Monday 13 August 2018 9:25pm
Otago's Pauline Smith with her award winning book Dawn Raid, at the 2018 New Zealand Book Awards for Children and Young Adults last Thursday.
The University of Otago’s Pauline Smith is humbled to have won Best First Book at the 2018 New Zealand Book Awards for Children and Young Adults last Thursday for her debut novel Dawn Raid.
Mrs Smith, a Lecturer at the Southland Campus of the University’s College of Education, wrote Dawn Raid after becoming aware that many students in her Pacifica Studies classes had limited or zero knowledge of the history of dawn raids by police on Pasifika households throughout the country in the mid-1970s.
So, through the eyes of 13-year-old Sofia, Mrs Smith tells of the terror of the dawn raids and the work of the Polynesian Panthers to encourage immigrant families in New Zealand to stand up for their rights.
"It was a humbling experience to sit alongside acclaimed authors that I have admired for many years."
Her book was one of 33 finalists selected from 152 entries in the awards, and winning the award at Thursday evening’s ceremony at Te Papa in Wellington was an “absolute thrill”, she says.
“It was a humbling experience to sit alongside acclaimed authors that I have admired for many years.”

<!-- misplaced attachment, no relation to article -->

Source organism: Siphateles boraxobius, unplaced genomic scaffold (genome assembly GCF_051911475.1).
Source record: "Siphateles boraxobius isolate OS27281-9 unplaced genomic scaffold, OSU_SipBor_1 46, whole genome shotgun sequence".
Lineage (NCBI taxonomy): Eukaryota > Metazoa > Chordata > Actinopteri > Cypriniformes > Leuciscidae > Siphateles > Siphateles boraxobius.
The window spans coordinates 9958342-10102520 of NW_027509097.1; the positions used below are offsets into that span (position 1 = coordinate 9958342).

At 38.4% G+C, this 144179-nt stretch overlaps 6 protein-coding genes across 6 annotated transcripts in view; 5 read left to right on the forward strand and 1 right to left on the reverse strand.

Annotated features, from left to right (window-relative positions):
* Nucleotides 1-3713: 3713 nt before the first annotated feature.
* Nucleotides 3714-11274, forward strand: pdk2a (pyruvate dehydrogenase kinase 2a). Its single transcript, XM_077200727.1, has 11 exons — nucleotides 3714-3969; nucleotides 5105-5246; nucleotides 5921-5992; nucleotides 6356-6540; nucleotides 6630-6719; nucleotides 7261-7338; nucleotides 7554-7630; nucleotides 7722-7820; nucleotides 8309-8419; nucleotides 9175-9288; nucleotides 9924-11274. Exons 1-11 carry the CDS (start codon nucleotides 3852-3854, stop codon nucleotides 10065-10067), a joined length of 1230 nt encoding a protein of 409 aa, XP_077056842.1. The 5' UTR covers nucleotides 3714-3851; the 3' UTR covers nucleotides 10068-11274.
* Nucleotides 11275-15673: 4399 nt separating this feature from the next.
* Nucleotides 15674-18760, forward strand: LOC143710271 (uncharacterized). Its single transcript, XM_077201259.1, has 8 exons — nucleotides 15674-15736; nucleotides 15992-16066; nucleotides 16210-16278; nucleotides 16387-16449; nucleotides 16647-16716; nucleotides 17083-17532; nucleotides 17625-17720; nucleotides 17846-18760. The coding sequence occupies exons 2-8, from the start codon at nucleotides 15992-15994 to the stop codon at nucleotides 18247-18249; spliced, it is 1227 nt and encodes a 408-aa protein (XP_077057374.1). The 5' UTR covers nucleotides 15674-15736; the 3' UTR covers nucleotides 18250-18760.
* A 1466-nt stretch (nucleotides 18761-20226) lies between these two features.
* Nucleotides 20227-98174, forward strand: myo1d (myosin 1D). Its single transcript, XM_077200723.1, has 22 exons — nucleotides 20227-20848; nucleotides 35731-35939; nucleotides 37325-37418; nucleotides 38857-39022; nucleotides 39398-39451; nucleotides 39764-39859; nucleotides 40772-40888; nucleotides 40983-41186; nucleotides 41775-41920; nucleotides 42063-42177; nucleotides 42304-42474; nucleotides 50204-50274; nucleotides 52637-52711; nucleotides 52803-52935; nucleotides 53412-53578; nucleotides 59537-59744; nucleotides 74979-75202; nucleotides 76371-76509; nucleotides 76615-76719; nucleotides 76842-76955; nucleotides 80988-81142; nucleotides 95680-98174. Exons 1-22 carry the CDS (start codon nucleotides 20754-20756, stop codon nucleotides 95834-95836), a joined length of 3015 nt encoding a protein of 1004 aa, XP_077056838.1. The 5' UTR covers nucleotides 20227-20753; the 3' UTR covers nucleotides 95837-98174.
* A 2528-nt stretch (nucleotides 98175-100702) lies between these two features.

Dawn Raid is the 28th book in Scholastic New Zealand's ''My New Zealand Story'' series, which tell of significant events in New Zealand's history as seen through the eyes of fictitious child diarists.
Mrs Smith says she has long admired the way this series engaged young people with important New Zealand history, and believed the story of the dawn raids and the role of the Polynesian Panthers belonged in it.
Since the book’s release in March she has been delighted to discover it is already helping to educate New Zealand children about this important piece of Pacifica history.
“I have visited quite a few schools and talked to students who have been reading Dawn Raid,” she says. “I have been really impressed with the intelligent and thoughtful questions that the young people have been asking. I think Dawn Raid is helping to inform and educate which makes me very pleased.”
Mrs Smith says she has "quite a few ideas in mind" for future books and is looking forward to getting her teeth into a few and developing them soon.